Secondly, forasmuch as the Jews do what they can to wring [wrest] from us this testimony, the godly readers must arm themselves against their cavils; and so much the rather, because Christian writers have been too slack in this point, as I have said in the Epistle to the Galatians. First, as touching the word seed, there is no cause wily they should prattle that Paul doth not rightly restrain it unto Christ; for he doth not this simply, but in that respect whereof I have spoken. In which point, I confess, both our Latin and Greek interpreters have erred. Now, we must see what this manner of speech doth import. The Gentiles shall be blessed in the seed of Abraham. Our men think that there is some cause noted; to wit, that through that seed the Gentiles shall be blessed. The Jews toss this to and fro, because this phrase signifieth every where in the Scriptures, an example or similitude; as, on the other side, 198 to be cursed in Sodom, in Israel, or in another people, is to take them for a notable example of a curse. I answer, that it is a doubtful speech, and taken diversely, according to the circumstance of the places, which the Jews do craftily dissemble. For they gather many places, out of which they prove that there is a comparison made; as if it should be said, The Gentiles shall desire to be blessed, like to the seed of Abraham. But when as the Scripture saith elsewhere, “They shall bless themselves in the living God,” as Jer 4:2; Isa 65:16; and again, “Do bless in the name of the Lord,” (De 10:8,) and in other such like places; who doth not see that there is a cause expressed? Therefore, I say that this form of speech ought to be understood according to the circumstances of the places.
And now, forasmuch as I have declared that the seed of Abraham can be found nowhere else save only in Christ, it remaineth that we consider of what sort the office of Christ is. So shall it appear, undoubtedly, that he is not made a bare example or pattern, but that the blessing is truly promised to him; because without him we be all accursed. Yet there remaineth one doubt; for certain both these are spoken in one sense, They shall be blessed in thee, and in thy seed; but Abraham was nothing else but a type or mirror of the blessing. I answer, that in the person of Abraham, that body is also noted out, which dependeth upon one head, and is knit together in the same.
All the families The Jews do grossly expound this, That all nations shall desire to be blessed, as the seed of Abraham. But we say otherwise, That they shall be engrafted into the society. For the name of Abraham tendeth to this end, because it should come to pass that God should gather all people 199 unto him. Also, when the prophets will declare the force hereof, they foretell everywhere that the inheritance of salvation shall be common to the Gentiles. And hereby it appeareth that the covenant of God, which was then proper to the Jews alone, is not only common to all men, but is made with us expressly; otherwise, we could not conceive that hope of salvation which is firm enough out of the gospel. Therefore, let us not suffer this promise to be wrung from us, which is, as it were, a solemn declaration, whereby the Lord maketh us his heirs together with the fathers. Whereunto Peter also had respect, when as he saith shortly after, that Christ was first sent unto the Jews; for he doth signify that the Gentiles also have their order, though it be secondary.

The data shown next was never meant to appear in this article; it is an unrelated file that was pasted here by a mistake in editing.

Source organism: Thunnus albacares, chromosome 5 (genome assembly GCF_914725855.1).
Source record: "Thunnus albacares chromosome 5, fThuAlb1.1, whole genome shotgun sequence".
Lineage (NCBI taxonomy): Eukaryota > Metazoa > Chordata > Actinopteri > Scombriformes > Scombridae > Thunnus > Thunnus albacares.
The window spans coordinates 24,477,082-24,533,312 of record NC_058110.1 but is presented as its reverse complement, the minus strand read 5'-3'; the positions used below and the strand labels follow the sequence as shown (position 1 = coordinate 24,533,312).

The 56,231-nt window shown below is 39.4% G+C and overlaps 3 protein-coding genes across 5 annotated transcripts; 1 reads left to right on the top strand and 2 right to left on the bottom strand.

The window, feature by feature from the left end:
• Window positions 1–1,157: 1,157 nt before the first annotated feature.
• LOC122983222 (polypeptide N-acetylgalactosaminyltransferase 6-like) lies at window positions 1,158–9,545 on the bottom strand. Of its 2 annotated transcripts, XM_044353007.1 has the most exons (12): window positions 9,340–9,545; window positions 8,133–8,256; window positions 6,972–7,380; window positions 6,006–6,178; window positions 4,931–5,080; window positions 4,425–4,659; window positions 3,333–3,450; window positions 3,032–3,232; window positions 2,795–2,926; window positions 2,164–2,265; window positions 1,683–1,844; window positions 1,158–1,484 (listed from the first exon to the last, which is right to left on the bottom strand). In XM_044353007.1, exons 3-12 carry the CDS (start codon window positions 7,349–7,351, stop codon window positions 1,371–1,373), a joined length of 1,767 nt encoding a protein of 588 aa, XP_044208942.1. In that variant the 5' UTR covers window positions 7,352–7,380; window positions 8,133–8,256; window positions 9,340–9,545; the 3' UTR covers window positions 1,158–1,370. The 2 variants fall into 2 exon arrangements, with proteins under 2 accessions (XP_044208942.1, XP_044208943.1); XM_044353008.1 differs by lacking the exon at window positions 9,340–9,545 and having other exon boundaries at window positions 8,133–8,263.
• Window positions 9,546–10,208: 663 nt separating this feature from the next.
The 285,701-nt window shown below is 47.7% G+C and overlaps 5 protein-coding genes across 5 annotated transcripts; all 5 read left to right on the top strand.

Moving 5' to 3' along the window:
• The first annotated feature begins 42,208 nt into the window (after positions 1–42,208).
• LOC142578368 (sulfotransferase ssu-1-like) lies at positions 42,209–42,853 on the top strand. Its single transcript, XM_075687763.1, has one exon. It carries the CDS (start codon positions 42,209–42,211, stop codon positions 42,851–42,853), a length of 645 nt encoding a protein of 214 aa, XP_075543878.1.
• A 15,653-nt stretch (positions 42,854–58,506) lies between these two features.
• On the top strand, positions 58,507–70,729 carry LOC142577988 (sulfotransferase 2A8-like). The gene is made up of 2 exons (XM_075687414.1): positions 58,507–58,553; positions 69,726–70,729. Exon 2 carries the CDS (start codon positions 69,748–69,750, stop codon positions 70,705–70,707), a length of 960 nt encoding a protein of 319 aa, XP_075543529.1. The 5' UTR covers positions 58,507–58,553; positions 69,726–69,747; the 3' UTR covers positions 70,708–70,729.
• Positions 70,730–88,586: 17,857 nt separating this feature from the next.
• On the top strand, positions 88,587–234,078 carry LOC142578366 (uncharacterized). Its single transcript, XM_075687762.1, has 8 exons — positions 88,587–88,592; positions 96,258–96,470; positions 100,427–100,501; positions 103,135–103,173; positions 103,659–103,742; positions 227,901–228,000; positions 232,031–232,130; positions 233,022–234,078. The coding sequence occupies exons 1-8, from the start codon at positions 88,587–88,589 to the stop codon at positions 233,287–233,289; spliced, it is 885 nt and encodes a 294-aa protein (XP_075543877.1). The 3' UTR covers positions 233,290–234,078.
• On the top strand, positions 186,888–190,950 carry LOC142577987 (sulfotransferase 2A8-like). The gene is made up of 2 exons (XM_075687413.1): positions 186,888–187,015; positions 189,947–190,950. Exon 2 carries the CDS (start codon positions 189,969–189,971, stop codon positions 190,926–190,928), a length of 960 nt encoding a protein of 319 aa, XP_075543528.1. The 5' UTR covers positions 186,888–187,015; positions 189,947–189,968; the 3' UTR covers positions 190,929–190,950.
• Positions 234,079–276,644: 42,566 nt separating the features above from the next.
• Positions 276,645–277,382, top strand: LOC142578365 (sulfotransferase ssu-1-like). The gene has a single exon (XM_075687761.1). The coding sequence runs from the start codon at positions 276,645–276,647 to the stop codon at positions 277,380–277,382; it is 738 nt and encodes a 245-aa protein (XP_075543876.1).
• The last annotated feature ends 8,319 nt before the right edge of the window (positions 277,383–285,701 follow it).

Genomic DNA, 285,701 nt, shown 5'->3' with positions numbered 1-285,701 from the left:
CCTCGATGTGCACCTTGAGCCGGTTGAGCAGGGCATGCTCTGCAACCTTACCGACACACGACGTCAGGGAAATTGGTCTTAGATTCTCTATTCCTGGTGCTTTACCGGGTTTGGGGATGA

26. He hath raised up his Son. He gathereth out of the words of Moses that Christ is now revealed. But the words do seem to import no such thing; yet doth he reason fitly thus, because the blessing could no otherwise be, unless the beginning thereof did flow from the Messias. For we must always remember this, that all mankind is accursed, and, therefore, there is a singular remedy promised us, which is performed by Christ alone. Wherefore, he is the only fountain and beginning of the blessing. And if so be that Christ came to this end, that he may bless the Jews first, and, secondly, us, he hath undoubtedly done that which was his duty to do; and we shall feel the force and effect of this duty in ourselves, unless our unbelief do hinder us.
This was a part of the priest’s office under the law, to bless the people; and, lest this should be only a vain ceremony, there was a promise added; as it is, (Nu 6:27.) And that which was shadowed in the old priesthood was truly performed in Christ, (Heb. 7:1, 6.) Concerning which matter we have spoken more at large in the seventh chapter to the Hebrews. I like not Erasmus’s translation; for he saith, when he had raised him up, as if he spoke of a thing which was done long ago. But Peter meaneth rather, that Christ was raised up, when he was declared to be the author of the blessing; which thing, since it was done of late and suddenly, it ought to move their minds the more. For the Scripture useth to speak thus, as in the last place, of Moses, whereunto Peter alludeth. To raise up a prophet, is to furnish him with necessary gifts to fulfill his function, and, as it were, to prefer him to the degree of prophetical honor. And Christ was raised up then, when he fulfilled the function enjoined him by his Father, but the same thing is done daily when he is offered by the gospel, that he may excel amongst us. We have said that in the adverb of order, first, is noted the right of the first-be-gotten, because it was expedient that Christ should begin with the Jews, that he might afterward pass over unto the Gentiles.
Whilst that he turneth. He doth again commend the doctrine of repentance, to the end we may learn to conclude under the blessing of Christ newness of life, as when Esaias promiseth that a “Redeemer should come to Zion,” he addeth a restraint; 200 “Those which in Jacob shall be turned from their iniquities.” For Christ doth not do away the sins of the faithful, to the end they may grant liberty to themselves to sin under this color; but he maketh them therewith all new men. Although we must diligently distinguish these two benefits which are linked together, that this ground-work may continue, that we are reconciled to God by free pardon, I know that other men turn it otherwise; but this is the true meaning of Luke; for he speaketh thus word for word, “In turning every one from his wickedness.”
“Vacillaret,” vacillate or waver.
“Restrictionem,” a reservation.